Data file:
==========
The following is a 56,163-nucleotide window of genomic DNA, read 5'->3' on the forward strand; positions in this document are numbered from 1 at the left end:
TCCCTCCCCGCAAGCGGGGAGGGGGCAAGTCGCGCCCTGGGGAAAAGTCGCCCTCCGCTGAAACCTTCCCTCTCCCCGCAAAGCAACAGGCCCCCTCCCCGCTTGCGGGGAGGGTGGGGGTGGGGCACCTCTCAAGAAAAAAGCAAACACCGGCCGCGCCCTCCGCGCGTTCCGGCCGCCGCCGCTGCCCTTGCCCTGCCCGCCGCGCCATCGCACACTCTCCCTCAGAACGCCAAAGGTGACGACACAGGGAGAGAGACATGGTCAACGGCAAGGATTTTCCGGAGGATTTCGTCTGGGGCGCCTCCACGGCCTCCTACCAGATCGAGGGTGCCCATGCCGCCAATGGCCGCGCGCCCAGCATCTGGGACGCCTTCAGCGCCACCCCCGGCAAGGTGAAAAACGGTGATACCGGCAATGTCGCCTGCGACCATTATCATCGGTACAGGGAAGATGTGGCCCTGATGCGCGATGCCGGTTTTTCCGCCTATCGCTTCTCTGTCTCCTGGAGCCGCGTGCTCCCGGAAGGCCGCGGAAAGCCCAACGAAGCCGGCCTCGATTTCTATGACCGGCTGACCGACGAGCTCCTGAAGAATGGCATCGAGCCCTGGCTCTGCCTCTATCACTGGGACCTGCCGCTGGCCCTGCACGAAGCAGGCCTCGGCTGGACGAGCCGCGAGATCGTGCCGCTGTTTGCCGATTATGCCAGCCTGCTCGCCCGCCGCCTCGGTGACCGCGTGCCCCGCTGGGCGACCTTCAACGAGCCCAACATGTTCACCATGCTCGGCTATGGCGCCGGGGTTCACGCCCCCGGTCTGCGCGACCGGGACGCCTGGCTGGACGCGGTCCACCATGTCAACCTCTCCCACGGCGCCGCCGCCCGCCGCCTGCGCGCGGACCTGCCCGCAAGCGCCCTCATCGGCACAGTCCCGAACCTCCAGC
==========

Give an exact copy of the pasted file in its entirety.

The following is a 56,163-nucleotide window of genomic DNA, read 5'->3' on the forward strand; positions in this document are numbered from 1 at the left end:
TCCCTCCCCGCAAGCGGGGAGGGGGCAAGTCGCGCCCTGGGGAAAAGTCGCCCTCCGCTGAAACCTTCCCTCTCCCCGCAAAGCAACAGGCCCCCTCCCCGCTTGCGGGGAGGGTGGGGGTGGGGCACCTCTCAAGAAAAAAGCAAACACCGGCCGCGCCCTCCGCGCGTTCCGGCCGCCGCCGCTGCCCTTGCCCTGCCCGCCGCGCCATCGCACACTCTCCCTCAGAACGCCAAAGGTGACGACACAGGGAGAGAGACATGGTCAACGGCAAGGATTTTCCGGAGGATTTCGTCTGGGGCGCCTCCACGGCCTCCTACCAGATCGAGGGTGCCCATGCCGCCAATGGCCGCGCGCCCAGCATCTGGGACGCCTTCAGCGCCACCCCCGGCAAGGTGAAAAACGGTGATACCGGCAATGTCGCCTGCGACCATTATCATCGGTACAGGGAAGATGTGGCCCTGATGCGCGATGCCGGTTTTTCCGCCTATCGCTTCTCTGTCTCCTGGAGCCGCGTGCTCCCGGAAGGCCGCGGAAAGCCCAACGAAGCCGGCCTCGATTTCTATGACCGGCTGACCGACGAGCTCCTGAAGAATGGCATCGAGCCCTGGCTCTGCCTCTATCACTGGGACCTGCCGCTGGCCCTGCACGAAGCAGGCCTCGGCTGGACGAGCCGCGAGATCGTGCCGCTGTTTGCCGATTATGCCAGCCTGCTCGCCCGCCGCCTCGGTGACCGCGTGCCCCGCTGGGCGACCTTCAACGAGCCCAACATGTTCACCATGCTCGGCTATGGCGCCGGGGTTCACGCCCCCGGTCTGCGCGACCGGGACGCCTGGCTGGACGCGGTCCACCATGTCAACCTCTCCCACGGCGCCGCCGCCCGCCGCCTGCGCGCGGACCTGCCCGCAAGCGCCCTCATCGGCACAGTCCCGAACCTCCAGC